My colleague and team held a detailed understanding of the patient’s occupational needs and they were considered in regard to long-term care for discharge planning. They adhered to the Occupational Therapy ‘Code of Ethics and Conduct’ for these specific skills and values, my colleague. Similarly, they have met the HCPC’s occupational therapist standards of proficiency. Examples include ‘awareness of the impact of culture, equality and diversity on practice’ and ‘being able to draw on appropriate knowledge and skill to inform practice’. Many of these standards are common sense in daily practice. My colleague was able to remain within the remit of our profession in this service.

My example is an experience as a patient myself when I was anxious about a lumbar puncture for which my neurologist had requested light sedation for me. When I arrived at the department, I felt like I was on a conveyor belt. For example, no eye contact was made throughout booking in as the nurse rattled through the procedure; I was taken downstairs in silence, and the consultant refused the sedation.

I was therefore in a bit of a state. But the professionalism of a young nurse and a radiographer made a massive difference to me and changed the whole experience. Firstly, they took the time to establish rapport, listening carefully to understand my concerns and wishes. They then worked together, multi-tasking throughout, so I felt they knew what they were doing, as they reassured me and made me comfortable. They skillfully completed the procedures and ensured my dignity (they closed doors and were firm but polite with colleagues who wanted to use the room as a shortcut) while reassuring me and advocating on my behalf with the consultant. They were polite with and about their colleagues while letting me know they were on my side and my comfort and dignity were paramount.

It was a traumatic event for me - very painful and terrifying, and I truly felt powerless until the duo transformed everything. What truly stands out as an example of professionalism was the smooth, unruffled, and competent way they carried out their roles with the procedure and dealt with several difficulties while maintaining compassion and keeping me at the centre of everything.

I took away that unpleasant or difficult situations can be transformed for the patient by professionalism: competence, empathy and compassion.

Key learnings

Some of the key competence learnings identified from the personal experiences of healthcare professionals include:

  • Keeping up to date with the latest thinking and treatment methods to ensure we can provide the most effective support to our patients and offer the best available advice.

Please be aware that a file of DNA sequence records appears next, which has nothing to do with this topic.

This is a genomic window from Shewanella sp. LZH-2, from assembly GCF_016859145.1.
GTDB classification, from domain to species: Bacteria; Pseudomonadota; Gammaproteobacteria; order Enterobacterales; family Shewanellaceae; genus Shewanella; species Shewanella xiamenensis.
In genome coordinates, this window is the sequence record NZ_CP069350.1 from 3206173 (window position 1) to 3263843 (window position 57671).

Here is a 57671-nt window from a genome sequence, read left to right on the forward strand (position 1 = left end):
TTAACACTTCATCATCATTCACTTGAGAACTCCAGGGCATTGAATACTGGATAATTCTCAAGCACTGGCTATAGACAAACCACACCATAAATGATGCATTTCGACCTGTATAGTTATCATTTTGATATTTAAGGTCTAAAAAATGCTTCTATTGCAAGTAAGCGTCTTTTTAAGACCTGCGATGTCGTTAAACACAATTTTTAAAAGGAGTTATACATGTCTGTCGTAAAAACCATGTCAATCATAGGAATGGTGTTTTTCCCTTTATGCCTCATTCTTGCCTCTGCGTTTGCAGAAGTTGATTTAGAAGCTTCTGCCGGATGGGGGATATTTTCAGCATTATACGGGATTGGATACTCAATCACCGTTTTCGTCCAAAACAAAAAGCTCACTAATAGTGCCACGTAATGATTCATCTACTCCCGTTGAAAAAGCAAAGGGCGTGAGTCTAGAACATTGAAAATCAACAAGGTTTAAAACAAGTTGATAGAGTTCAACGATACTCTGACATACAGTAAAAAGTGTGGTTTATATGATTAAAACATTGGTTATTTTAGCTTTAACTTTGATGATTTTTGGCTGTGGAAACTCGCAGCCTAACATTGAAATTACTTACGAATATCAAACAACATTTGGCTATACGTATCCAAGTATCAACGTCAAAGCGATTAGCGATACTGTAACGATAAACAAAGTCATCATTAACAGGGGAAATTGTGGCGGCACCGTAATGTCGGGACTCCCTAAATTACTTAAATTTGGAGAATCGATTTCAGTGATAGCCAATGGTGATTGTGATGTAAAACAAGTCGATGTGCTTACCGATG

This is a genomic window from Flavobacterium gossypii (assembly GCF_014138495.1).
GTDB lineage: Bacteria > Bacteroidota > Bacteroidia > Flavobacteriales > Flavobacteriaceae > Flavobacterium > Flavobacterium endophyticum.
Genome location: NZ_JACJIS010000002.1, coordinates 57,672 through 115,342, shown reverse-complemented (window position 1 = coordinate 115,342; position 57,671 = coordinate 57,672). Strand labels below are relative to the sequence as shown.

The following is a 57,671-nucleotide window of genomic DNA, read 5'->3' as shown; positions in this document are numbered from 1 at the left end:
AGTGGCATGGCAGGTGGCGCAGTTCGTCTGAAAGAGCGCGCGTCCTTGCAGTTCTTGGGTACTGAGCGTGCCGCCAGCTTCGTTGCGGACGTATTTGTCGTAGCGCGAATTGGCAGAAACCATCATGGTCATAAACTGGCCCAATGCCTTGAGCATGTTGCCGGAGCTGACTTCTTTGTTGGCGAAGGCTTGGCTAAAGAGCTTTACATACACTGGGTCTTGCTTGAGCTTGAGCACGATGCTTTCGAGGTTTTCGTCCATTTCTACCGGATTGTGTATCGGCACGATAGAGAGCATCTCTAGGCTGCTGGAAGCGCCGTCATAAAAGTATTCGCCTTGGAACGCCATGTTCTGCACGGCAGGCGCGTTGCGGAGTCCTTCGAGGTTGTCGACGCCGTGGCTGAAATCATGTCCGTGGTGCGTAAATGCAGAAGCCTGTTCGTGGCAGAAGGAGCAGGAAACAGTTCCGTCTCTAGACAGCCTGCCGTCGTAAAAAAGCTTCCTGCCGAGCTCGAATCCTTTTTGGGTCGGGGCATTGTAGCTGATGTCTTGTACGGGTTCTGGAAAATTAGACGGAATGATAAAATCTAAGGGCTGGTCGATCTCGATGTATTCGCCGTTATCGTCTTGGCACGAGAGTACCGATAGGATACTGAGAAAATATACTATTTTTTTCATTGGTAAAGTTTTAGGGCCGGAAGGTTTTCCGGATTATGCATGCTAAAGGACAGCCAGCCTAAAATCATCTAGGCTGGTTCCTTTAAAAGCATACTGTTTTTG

• Recognising the importance of identifying and learning from any mistakes or incidents that could have an impact on the safe treatment of a patient
  • Demonstrating a commitment to Continual Professional Development
  • Using professional judgement to recognise and work within the limits of your knowledge, skills and competence to ensure patient safety
  • Maintaining the highest standards of professional conduct by complying with the Code of Practice.


The Code - Standards of conduct, performance and ethics for chiropractors clearly outlines the requirement for chiropractors to use professional judgement to recognise and work within the limits of their knowledge, skills and competence to ensure patient safety and protect the reputation of the profession.

Read more about the value of Continuing Professional Development.

Part four: Leadership


A collaborative approach can lead to better coordination of patient care and more effective communication between health professionals.

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Good communication underpins all aspects of professionalism and is critical to building professional relationships with colleagues, patients and other healthcare professionals.

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Managers and leaders must lead by example, demonstrating a professional approach through their own values, attitude and behaviours. 

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Patient-centred care

Patient-centred care puts the patient at the very centre of their treatment.

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Reflection is critical to maintaining professional practice and enhancing patient care.